Digital currency ATMs used for drugs and human trafficking: GAO

A new report has recommended that the US government strengthen its oversight of digital currency ATMs to curb their alleged growing use in drug and human trafficking activities. The report by a US Congress-linked agency blamed lax regulations for ATM operators, saying they make it easy for criminals to convert illicit cash into digital currencies and then send them around the world.

Digital currencies are increasingly being used for drug and human trafficking, both in the United States and globally, according to the US Government Accountability Office (GAO) report. And while there have been several measures to counter this vice, ATMs have largely been left to operate with minimal supervision, the GAO said.

GAO is a US government agency that provides audit and investigative services for the US Congress. Known as the watchdog of Congress, it publishes about 900 reports a year, most of which are at the request of members of Congress and others are general annual reports on key issues.

In its report on digital currencies, the GAO observed that US authorities are doing the bare minimum to stamp out ATM-related crime. Although ATM operators are required to register with the Financial Crimes Enforcement Network (FinCEN), they are not required to consistently report their specific location.

“This limits the ability of federal agencies to identify kiosks in areas that have been designated as high risk for financial crimes and may involve human and drug trafficking,” the report said.

To curb the use of digital currency ATMs in human trafficking, the GAO has suggested that FinCEN and the Internal Revenue Service (IRS) team up to better police the sector.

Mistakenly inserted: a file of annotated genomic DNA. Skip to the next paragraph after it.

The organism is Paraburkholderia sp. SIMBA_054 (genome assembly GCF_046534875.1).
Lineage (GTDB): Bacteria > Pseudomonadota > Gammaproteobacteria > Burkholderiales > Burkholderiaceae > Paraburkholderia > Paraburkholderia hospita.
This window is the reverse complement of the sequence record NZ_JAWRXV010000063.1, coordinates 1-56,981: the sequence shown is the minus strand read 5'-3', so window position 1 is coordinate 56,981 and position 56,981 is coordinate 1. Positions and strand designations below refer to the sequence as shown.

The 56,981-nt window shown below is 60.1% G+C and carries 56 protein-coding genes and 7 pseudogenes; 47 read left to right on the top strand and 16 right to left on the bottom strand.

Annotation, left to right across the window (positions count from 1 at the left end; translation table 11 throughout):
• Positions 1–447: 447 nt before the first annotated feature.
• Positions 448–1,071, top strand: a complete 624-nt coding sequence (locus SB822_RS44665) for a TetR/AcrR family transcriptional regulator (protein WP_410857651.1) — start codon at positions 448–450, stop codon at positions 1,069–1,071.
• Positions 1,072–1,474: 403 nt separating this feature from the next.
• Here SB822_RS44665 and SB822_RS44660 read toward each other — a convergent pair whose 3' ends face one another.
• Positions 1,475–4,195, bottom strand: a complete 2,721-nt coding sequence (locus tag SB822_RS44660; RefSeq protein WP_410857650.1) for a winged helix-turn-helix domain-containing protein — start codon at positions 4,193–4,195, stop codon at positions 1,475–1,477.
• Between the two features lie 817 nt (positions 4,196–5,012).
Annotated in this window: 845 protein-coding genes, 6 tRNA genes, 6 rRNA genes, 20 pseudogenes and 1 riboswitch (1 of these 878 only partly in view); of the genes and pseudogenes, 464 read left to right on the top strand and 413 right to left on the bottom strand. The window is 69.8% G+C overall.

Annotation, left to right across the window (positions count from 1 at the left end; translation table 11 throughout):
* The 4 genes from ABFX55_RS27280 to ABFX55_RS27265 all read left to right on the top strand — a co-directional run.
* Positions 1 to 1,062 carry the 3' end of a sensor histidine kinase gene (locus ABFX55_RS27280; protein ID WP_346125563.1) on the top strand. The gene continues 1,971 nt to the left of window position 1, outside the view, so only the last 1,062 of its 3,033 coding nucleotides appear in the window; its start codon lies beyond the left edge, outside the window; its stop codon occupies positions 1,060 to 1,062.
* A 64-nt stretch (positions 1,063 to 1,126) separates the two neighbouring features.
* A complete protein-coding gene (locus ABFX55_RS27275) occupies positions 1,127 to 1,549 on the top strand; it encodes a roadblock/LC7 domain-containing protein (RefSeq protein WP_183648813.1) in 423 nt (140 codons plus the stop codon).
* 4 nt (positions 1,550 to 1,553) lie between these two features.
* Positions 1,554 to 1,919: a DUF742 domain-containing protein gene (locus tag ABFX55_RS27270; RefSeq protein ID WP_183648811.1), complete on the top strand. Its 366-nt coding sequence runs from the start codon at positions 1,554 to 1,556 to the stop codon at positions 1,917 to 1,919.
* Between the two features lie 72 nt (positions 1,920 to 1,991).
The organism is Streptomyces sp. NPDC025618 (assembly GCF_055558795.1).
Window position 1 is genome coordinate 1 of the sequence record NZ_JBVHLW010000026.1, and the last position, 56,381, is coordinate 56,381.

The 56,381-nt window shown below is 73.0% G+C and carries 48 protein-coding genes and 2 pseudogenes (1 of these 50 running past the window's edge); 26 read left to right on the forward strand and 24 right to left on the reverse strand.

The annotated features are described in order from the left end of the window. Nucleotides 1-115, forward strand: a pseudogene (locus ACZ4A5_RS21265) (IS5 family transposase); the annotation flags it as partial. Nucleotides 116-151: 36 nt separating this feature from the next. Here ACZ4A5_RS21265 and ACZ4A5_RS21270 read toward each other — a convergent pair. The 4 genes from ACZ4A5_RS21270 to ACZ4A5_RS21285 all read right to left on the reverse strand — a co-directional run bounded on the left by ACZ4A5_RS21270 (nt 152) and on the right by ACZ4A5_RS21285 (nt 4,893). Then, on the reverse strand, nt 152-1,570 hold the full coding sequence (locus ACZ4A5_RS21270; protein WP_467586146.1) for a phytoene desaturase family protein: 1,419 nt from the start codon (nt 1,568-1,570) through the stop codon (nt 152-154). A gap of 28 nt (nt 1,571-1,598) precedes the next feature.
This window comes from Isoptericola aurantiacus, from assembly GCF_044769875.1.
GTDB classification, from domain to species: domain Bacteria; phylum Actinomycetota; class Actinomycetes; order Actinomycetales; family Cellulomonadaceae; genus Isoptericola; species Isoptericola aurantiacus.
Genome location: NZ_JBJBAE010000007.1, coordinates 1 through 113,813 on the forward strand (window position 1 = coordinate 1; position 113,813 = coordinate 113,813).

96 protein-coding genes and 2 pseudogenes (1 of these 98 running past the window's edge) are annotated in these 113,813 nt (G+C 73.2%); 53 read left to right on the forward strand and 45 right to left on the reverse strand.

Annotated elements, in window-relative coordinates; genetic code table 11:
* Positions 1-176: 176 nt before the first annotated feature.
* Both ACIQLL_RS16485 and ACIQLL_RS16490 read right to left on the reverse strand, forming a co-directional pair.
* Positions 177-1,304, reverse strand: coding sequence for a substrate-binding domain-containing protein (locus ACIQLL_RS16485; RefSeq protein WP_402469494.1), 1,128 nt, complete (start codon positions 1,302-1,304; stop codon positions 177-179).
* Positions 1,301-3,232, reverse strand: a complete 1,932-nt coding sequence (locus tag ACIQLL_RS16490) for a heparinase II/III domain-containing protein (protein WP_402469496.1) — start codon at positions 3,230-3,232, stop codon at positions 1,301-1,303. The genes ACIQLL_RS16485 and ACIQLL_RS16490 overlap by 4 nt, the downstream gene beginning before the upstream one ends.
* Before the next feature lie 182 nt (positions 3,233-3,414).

The GAO is not the first agency to recommend stricter regulations for ATMs. Last year, the New Jersey State Commission revealed that it had studied the industry for five years and found that criminals were targeting ATMs for financial scams and suspicious transactions. Later that year, the Drug Enforcement Administration revealed that ATMs are increasingly being used to launder drug proceeds.

The GAO report found that ATMs are used more for sex trafficking than for labor trafficking. In its study of 27 platforms in the online commercial sex market, the agency found that 15 of them accepted payments in digital currency.

Another study cited by nonprofit Polaris put the number at 23 out of 40 markets. He also found that digital currencies were favored as payment methods as credit and debit card companies are more strict about using their services.

In the drug trade, the GAO noted that digital currencies have also found many followers. Although authorities dismantled Silk Road and imprisoned founder Ross Ulbricht, criminals continued to operate in smaller markets that were harder to track and capture. They still rely quite heavily on digital assets as their primary means of payment.

The GAO made two recommendations, the first to the IRS, urging it to review the money services business registration requirements for ATM operators. He also recommended that FinCEN require ATM operators to submit their kiosk locations and update that information if operating conditions change to allow for easy monitoring.

And while the GAO is calling for tougher ATM regulations, another federal agency has issued a public alert about a new form of ATM scam. The Federal Trade Commission claimed that the new scam involved three key elements: the impersonator, a digital ATM, and a QR code.

In some versions, the scammers pose as public officials and law enforcement officers who call their victims and demand some form of payment. In other cases, they present themselves as romantic conquests from dating apps or even representatives of lottery companies who tell their victims that they have won some sort of prize.

They then instruct the victim to withdraw money from the bank and deposit it in a digital currency ATM. The crooks then send a QR code linked to their wallet to the victim, and once they scan it on the ATM, the crooks receive the digital currencies.

“Here’s the main thing to know: No one from the government, law enforcement, utility company, or price promoter is ever going to tell you to pay them in cryptocurrency. If someone does, it’s it’s a scam, every time,” warned the FTC’s Cristina Miranda.

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About Ruben V. Albin

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